Dual Diagnosis

Dual diagnosis is a term that means you have a mental health disorder and a substance use disorder simultaneously. Other names for dual diagnosis include co-occurring disorder and co-morbidity. Treatment for both conditions will occur at the same time. Treatment may include behavioral therapy, medication, support groups or in-patient care.


What is dual diagnosis?

Dual diagnosis means you have both a mental health disorder and a substance use disorder at the same time. Other names for dual diagnosis include co-occurring disorder and co-morbidity. Dual diagnosis isn’t a diagnosis — it’s a combination of diagnoses.

Mental health disorders include depression, anxiety and other mental health conditions. A substance use disorder may involve alcohol, drugs or other addictive substances. When these conditions occur together, the effects of each can be worse. Untreated mental health issues can cause substance use problems to worsen and increase. And when substance use increases, your mental health problems may increase, too. This creates a vicious cycle.


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How common is dual diagnosis?

Dual diagnosis conditions frequently occur together. Researchers have found 50% of people who experience a substance use disorder during their lives will also have a mental health disorder and vice versa. In 2020, 17 million U.S. adults had a co-occurring mental health disorder and substance use disorder.

Symptoms and Causes

What are the symptoms of dual diagnosis?

Your substance addiction and your mental health issue each have their own symptoms. So the symptoms of dual diagnosis will depend on which substances and mental health disorders are involved. Symptoms may vary widely because there are many different combinations of dual diagnoses.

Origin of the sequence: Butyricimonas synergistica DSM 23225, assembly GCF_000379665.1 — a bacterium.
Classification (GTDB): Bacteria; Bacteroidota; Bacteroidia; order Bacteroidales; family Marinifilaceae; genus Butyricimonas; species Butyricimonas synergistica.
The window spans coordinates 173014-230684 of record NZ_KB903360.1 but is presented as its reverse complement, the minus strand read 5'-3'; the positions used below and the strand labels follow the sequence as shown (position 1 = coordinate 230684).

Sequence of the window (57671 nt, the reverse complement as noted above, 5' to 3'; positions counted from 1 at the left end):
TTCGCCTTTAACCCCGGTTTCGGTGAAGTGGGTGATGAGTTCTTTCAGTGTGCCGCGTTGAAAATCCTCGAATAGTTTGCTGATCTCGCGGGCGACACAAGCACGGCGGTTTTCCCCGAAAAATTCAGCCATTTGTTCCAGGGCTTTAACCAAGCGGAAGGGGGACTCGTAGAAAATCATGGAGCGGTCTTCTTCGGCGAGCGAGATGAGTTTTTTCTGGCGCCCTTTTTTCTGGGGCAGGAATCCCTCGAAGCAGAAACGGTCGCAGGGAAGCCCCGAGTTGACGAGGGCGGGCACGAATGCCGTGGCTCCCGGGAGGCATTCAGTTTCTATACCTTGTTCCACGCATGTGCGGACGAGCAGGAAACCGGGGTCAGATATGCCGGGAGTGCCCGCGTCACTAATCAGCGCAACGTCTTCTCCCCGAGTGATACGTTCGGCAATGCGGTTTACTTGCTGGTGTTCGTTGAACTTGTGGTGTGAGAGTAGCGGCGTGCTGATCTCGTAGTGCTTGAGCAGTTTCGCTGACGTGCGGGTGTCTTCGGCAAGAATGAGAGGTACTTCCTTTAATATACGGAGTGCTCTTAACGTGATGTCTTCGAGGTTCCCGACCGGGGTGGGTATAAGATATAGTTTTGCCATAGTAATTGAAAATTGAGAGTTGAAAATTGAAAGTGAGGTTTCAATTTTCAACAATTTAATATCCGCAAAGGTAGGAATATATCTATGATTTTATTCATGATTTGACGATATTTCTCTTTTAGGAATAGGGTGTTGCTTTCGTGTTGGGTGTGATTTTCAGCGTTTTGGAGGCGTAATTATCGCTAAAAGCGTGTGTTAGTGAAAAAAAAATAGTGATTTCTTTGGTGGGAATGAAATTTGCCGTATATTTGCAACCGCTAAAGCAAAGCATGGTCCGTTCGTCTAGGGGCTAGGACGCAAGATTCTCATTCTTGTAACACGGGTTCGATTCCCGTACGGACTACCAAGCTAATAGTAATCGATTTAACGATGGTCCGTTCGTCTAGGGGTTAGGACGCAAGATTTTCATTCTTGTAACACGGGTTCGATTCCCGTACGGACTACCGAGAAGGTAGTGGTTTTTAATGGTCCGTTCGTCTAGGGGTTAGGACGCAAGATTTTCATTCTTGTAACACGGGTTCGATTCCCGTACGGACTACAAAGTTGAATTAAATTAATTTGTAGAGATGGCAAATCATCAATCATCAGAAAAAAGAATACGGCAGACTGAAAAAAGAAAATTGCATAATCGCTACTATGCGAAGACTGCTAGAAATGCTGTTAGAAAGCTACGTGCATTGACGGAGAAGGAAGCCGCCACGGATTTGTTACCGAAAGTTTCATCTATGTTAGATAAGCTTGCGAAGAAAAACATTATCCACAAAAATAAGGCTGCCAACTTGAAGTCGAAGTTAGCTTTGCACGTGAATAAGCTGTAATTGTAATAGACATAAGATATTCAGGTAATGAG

Symptoms of a substance use disorder may include:

  • Withdrawal from your family and friends.
  • Difficulty maintaining focus.
  • Sudden changes in your behavior.
  • Engaging in risky behaviors.
  • Developing a high tolerance for the substance and/or having withdrawal symptoms.
  • Feeling like you need the substance to function.

Symptoms of a mental health disorder may include:

  • Extreme mood changes.
  • Confusion.
  • Problems concentrating.
  • Unable to function at work or school.
  • Avoiding social activities.
  • Thoughts of suicide.


Which disorder comes first in a dual diagnosis?

Like the chicken or the egg, it can be difficult to figure out which came first. Even though dual diagnoses occur together, it doesn’t mean one caused the other.

Substance use disorders may not directly cause mental health disorders (or vice versa), but there’s a clear connection between the two. Drugs and alcohol can worsen the symptoms of mental health conditions. And the continued use of these substances can increase your risk of developing a mental health disorder.

What causes dual diagnosis?

Researchers have a few theories about why substance use and mental health disorders occur together.

Shared common risk factors

Certain risk factors can contribute to both mental health conditions and substance use disorders. These risk factors may include:

  • Genetics: Mental health disorders and substance use disorders can both run in families. Research shows many genes may contribute to your risk of developing either condition.
  • Environmental factors: Environmental factors such as stress and trauma can be passed down through generations. These can contribute to the development of a substance use disorder or a mental health disorder.

Mental health disorders may contribute to substance use disorders

If you have a mental health disorder, you may self-medicate. This means you use alcohol or drugs to try to feel better or cope. Although these substances may temporarily help symptoms, they can make them worse over time. Mental health disorders may also change the way the “reward” centers of your brain work. This can make it more likely you’ll become addicted.

Substance use disorders may contribute to mental health disorders

Alcohol, drugs and other substances can trigger changes to your brain’s structure and function. This can make it more likely you’ll develop a mental health disorder.